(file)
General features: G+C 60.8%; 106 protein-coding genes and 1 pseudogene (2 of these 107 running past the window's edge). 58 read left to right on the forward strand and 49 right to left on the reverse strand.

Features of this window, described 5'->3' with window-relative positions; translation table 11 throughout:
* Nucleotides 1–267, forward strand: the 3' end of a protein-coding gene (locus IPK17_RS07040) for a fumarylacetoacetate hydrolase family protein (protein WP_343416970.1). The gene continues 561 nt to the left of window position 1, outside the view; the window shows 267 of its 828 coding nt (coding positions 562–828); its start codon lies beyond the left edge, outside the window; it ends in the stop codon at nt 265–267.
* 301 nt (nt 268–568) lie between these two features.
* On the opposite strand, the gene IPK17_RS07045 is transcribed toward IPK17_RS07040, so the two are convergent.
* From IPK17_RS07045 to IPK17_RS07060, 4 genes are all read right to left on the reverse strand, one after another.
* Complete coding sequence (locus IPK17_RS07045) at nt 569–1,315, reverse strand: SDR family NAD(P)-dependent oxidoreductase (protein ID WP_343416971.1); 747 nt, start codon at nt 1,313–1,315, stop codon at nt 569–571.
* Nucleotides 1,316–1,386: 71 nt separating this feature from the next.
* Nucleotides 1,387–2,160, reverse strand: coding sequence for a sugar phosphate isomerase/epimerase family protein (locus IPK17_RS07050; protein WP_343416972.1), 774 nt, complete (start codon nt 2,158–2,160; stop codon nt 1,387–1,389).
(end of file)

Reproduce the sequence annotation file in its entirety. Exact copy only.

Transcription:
General features: G+C 60.8%; 106 protein-coding genes and 1 pseudogene (2 of these 107 running past the window's edge). 58 read left to right on the forward strand and 49 right to left on the reverse strand.

Features of this window, described 5'->3' with window-relative positions; translation table 11 throughout:
* Nucleotides 1–267, forward strand: the 3' end of a protein-coding gene (locus IPK17_RS07040) for a fumarylacetoacetate hydrolase family protein (protein WP_343416970.1). The gene continues 561 nt to the left of window position 1, outside the view; the window shows 267 of its 828 coding nt (coding positions 562–828); its start codon lies beyond the left edge, outside the window; it ends in the stop codon at nt 265–267.
* 301 nt (nt 268–568) lie between these two features.
* On the opposite strand, the gene IPK17_RS07045 is transcribed toward IPK17_RS07040, so the two are convergent.
* From IPK17_RS07045 to IPK17_RS07060, 4 genes are all read right to left on the reverse strand, one after another.
* Complete coding sequence (locus IPK17_RS07045) at nt 569–1,315, reverse strand: SDR family NAD(P)-dependent oxidoreductase (protein ID WP_343416971.1); 747 nt, start codon at nt 1,313–1,315, stop codon at nt 569–571.
* Nucleotides 1,316–1,386: 71 nt separating this feature from the next.
* Nucleotides 1,387–2,160, reverse strand: coding sequence for a sugar phosphate isomerase/epimerase family protein (locus IPK17_RS07050; protein WP_343416972.1), 774 nt, complete (start codon nt 2,158–2,160; stop codon nt 1,387–1,389).